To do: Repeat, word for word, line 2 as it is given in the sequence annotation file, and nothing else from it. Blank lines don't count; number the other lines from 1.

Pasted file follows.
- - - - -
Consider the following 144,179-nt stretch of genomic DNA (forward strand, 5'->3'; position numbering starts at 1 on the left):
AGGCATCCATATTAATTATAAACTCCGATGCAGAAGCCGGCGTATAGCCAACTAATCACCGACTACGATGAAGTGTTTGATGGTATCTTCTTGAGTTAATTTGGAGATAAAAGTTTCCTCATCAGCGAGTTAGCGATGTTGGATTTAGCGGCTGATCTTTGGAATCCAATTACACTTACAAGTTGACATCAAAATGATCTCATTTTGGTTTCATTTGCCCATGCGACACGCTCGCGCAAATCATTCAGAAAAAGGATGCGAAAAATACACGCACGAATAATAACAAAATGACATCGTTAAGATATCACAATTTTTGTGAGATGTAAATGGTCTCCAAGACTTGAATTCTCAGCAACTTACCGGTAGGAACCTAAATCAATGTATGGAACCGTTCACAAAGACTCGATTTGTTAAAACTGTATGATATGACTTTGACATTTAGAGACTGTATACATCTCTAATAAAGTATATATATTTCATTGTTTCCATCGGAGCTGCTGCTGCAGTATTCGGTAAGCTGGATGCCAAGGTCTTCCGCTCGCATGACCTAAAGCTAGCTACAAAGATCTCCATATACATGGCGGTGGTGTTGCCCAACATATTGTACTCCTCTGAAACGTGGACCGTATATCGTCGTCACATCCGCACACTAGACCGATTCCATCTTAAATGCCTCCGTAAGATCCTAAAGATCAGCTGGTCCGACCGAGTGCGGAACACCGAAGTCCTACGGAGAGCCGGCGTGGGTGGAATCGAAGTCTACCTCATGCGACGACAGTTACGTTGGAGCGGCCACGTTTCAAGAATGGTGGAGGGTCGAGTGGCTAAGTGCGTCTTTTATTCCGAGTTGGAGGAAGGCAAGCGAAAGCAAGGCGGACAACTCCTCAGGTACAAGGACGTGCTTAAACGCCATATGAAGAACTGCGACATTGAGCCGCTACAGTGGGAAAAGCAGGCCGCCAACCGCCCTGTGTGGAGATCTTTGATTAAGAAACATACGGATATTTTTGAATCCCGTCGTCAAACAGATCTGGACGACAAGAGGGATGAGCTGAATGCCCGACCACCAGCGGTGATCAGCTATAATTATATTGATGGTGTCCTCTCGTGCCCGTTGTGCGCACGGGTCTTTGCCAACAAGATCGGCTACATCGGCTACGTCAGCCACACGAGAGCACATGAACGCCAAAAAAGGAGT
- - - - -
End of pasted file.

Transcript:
AGGCATCCATATTAATTATAAACTCCGATGCAGAAGCCGGCGTATAGCCAACTAATCACCGACTACGATGAAGTGTTTGATGGTATCTTCTTGAGTTAATTTGGAGATAAAAGTTTCCTCATCAGCGAGTTAGCGATGTTGGATTTAGCGGCTGATCTTTGGAATCCAATTACACTTACAAGTTGACATCAAAATGATCTCATTTTGGTTTCATTTGCCCATGCGACACGCTCGCGCAAATCATTCAGAAAAAGGATGCGAAAAATACACGCACGAATAATAACAAAATGACATCGTTAAGATATCACAATTTTTGTGAGATGTAAATGGTCTCCAAGACTTGAATTCTCAGCAACTTACCGGTAGGAACCTAAATCAATGTATGGAACCGTTCACAAAGACTCGATTTGTTAAAACTGTATGATATGACTTTGACATTTAGAGACTGTATACATCTCTAATAAAGTATATATATTTCATTGTTTCCATCGGAGCTGCTGCTGCAGTATTCGGTAAGCTGGATGCCAAGGTCTTCCGCTCGCATGACCTAAAGCTAGCTACAAAGATCTCCATATACATGGCGGTGGTGTTGCCCAACATATTGTACTCCTCTGAAACGTGGACCGTATATCGTCGTCACATCCGCACACTAGACCGATTCCATCTTAAATGCCTCCGTAAGATCCTAAAGATCAGCTGGTCCGACCGAGTGCGGAACACCGAAGTCCTACGGAGAGCCGGCGTGGGTGGAATCGAAGTCTACCTCATGCGACGACAGTTACGTTGGAGCGGCCACGTTTCAAGAATGGTGGAGGGTCGAGTGGCTAAGTGCGTCTTTTATTCCGAGTTGGAGGAAGGCAAGCGAAAGCAAGGCGGACAACTCCTCAGGTACAAGGACGTGCTTAAACGCCATATGAAGAACTGCGACATTGAGCCGCTACAGTGGGAAAAGCAGGCCGCCAACCGCCCTGTGTGGAGATCTTTGATTAAGAAACATACGGATATTTTTGAATCCCGTCGTCAAACAGATCTGGACGACAAGAGGGATGAGCTGAATGCCCGACCACCAGCGGTGATCAGCTATAATTATATTGATGGTGTCCTCTCGTGCCCGTTGTGCGCACGGGTCTTTGCCAACAAGATCGGCTACATCGGCTACGTCAGCCACACGAGAGCACATGAACGCCAAAAAAGGAGT